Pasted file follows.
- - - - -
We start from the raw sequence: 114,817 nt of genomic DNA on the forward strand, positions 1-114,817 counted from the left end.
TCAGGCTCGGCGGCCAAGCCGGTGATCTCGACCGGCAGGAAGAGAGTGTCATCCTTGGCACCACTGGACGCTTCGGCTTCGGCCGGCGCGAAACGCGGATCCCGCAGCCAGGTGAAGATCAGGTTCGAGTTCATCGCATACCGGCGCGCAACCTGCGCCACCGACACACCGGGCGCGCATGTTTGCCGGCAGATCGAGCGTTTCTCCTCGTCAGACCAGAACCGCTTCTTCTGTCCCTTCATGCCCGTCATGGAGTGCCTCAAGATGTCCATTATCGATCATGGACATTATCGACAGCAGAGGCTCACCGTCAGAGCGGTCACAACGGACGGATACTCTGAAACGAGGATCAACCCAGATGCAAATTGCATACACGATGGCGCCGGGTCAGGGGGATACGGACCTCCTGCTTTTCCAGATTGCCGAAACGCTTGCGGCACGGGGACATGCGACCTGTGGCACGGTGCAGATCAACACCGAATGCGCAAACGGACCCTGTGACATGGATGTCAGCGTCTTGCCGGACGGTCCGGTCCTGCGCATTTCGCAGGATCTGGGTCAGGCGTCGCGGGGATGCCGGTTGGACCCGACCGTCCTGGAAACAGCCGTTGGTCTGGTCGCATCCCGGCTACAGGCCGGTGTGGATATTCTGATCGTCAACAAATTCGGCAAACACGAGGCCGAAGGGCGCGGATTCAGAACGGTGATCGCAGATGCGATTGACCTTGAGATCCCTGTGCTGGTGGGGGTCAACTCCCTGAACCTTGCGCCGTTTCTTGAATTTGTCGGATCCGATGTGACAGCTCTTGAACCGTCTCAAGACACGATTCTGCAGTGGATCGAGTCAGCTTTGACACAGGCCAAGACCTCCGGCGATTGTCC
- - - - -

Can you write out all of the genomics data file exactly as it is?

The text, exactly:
We start from the raw sequence: 114,817 nt of genomic DNA on the forward strand, positions 1-114,817 counted from the left end.
TCAGGCTCGGCGGCCAAGCCGGTGATCTCGACCGGCAGGAAGAGAGTGTCATCCTTGGCACCACTGGACGCTTCGGCTTCGGCCGGCGCGAAACGCGGATCCCGCAGCCAGGTGAAGATCAGGTTCGAGTTCATCGCATACCGGCGCGCAACCTGCGCCACCGACACACCGGGCGCGCATGTTTGCCGGCAGATCGAGCGTTTCTCCTCGTCAGACCAGAACCGCTTCTTCTGTCCCTTCATGCCCGTCATGGAGTGCCTCAAGATGTCCATTATCGATCATGGACATTATCGACAGCAGAGGCTCACCGTCAGAGCGGTCACAACGGACGGATACTCTGAAACGAGGATCAACCCAGATGCAAATTGCATACACGATGGCGCCGGGTCAGGGGGATACGGACCTCCTGCTTTTCCAGATTGCCGAAACGCTTGCGGCACGGGGACATGCGACCTGTGGCACGGTGCAGATCAACACCGAATGCGCAAACGGACCCTGTGACATGGATGTCAGCGTCTTGCCGGACGGTCCGGTCCTGCGCATTTCGCAGGATCTGGGTCAGGCGTCGCGGGGATGCCGGTTGGACCCGACCGTCCTGGAAACAGCCGTTGGTCTGGTCGCATCCCGGCTACAGGCCGGTGTGGATATTCTGATCGTCAACAAATTCGGCAAACACGAGGCCGAAGGGCGCGGATTCAGAACGGTGATCGCAGATGCGATTGACCTTGAGATCCCTGTGCTGGTGGGGGTCAACTCCCTGAACCTTGCGCCGTTTCTTGAATTTGTCGGATCCGATGTGACAGCTCTTGAACCGTCTCAAGACACGATTCTGCAGTGGATCGAGTCAGCTTTGACACAGGCCAAGACCTCCGGCGATTGTCC